March 2025


Getting to know: Ross Uebergang

What makes you so passionate about plants?

How couLd you not be!  At the moment I’m very concerned by how much time people spend inside. In this modern life people get up, walk to their car, drive to work, park underground and take the elevator to their cubicle.  Then to a café for lunch. You then hop back in the car, make your way home, close the gates behind you, eat dinner and go back to bed.

If you need to spend that much time indoors, I think you have to bring as much nature as possible inside by using indoor plants.  The other option is to make outdoor spaces that bring you outside and cater for the functions that you were trying to fulfill indoors.  I really want this to be a focus of my business over the next part of my career.


What do plants mean to you?

Plants are life. We are in absolute reliance of them. They provide us with fresh air and food source. They are an absolute necessity.  They are my connection to nature and a healthier lifestyle.


How has your lives benefited from gardening?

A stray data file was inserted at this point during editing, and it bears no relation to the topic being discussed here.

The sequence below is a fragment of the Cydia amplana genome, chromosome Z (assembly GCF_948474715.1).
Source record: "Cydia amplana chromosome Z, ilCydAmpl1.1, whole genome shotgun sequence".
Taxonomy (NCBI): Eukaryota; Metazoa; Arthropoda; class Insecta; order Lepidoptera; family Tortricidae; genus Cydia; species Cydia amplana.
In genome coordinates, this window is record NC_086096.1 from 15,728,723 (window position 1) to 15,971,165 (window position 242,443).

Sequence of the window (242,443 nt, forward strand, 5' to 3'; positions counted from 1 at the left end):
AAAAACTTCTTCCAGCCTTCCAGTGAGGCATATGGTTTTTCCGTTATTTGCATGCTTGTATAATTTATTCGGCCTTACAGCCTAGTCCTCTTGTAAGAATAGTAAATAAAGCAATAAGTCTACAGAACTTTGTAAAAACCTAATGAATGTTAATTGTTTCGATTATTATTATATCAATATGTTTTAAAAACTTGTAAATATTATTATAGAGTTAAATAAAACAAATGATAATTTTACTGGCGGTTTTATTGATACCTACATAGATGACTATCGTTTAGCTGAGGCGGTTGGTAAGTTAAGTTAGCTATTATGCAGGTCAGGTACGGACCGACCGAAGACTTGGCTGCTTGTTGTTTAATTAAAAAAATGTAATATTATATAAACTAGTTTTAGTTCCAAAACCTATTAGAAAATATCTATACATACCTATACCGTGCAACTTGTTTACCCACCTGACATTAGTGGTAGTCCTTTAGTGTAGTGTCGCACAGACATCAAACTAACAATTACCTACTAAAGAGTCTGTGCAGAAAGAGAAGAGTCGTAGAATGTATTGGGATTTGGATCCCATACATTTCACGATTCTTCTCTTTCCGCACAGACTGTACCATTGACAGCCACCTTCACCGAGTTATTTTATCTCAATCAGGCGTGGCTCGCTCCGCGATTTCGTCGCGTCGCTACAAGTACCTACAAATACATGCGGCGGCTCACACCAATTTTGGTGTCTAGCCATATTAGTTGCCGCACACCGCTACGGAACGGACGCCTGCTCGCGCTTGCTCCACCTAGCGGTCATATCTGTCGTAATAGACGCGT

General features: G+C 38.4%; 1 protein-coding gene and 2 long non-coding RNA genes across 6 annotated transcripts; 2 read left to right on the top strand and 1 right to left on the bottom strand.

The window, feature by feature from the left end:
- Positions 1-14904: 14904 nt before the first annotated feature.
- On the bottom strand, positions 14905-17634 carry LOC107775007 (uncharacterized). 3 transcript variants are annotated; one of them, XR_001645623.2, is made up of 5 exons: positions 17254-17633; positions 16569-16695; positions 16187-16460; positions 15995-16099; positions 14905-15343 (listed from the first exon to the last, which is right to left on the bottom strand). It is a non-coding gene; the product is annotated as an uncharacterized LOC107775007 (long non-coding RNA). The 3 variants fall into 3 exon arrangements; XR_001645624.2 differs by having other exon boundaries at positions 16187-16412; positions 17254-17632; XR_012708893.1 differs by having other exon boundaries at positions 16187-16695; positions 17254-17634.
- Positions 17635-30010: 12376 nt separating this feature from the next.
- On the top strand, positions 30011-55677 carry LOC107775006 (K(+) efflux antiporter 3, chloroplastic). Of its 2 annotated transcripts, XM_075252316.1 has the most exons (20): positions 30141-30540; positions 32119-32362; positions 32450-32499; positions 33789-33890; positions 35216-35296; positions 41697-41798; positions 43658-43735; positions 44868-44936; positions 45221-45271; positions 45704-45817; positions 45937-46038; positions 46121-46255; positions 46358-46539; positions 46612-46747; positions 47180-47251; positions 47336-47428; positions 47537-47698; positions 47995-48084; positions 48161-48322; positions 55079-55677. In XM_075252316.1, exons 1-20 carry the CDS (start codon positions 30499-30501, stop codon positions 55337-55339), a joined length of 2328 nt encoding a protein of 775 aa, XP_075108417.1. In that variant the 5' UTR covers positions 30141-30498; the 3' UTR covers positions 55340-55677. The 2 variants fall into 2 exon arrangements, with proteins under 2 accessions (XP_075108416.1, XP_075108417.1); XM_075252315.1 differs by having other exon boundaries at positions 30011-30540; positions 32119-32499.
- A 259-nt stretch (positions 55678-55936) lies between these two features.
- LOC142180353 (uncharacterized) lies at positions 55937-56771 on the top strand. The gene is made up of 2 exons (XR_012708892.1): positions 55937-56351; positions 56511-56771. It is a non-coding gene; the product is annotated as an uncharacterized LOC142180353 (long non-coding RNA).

I’ve spoken about the benefits of plants for our health but on top of this you meet great people. People who love gardening are generally great to be around.  I have made so many friends through teaching horticulture and landscape design at the University of Melbourne and Swinburne.  It’s very rare to see so many fantastic people in the one room.


Have you killed any plants recently?

Yeah, constantly.  I’m definitely the worst in my house.  I’m more interested in the setup than everyday maintenance.  As a rule, I can’t be trusted to have potted plants in full sun.  With indoor plants I shuffle them around the house until I find a spot where there is the just enough sun light to keep them going but not enough to dry them out too quickly.  I’m so bad at watering that I’ve installed an irrigation system at my rental home.


Can you provide some tips to planting in small spaces?

I love small spaces.  You can get into real detail.  First, I would be thinking about natural light.  Then how much impact do I need to pull me into the space and make it usable?  What plants are will like the natural light that is available?  From here I would start thinking about a colour scheme for layering with foliage.  Flowers would be a bonus.  I would try and find a few plants that aren’t too captivating that can sit in background.  These will create a good backdrop for a few more impressive plants to pop out.  Perhaps a contrast in foliage colour or shape or an interesting plant structure.


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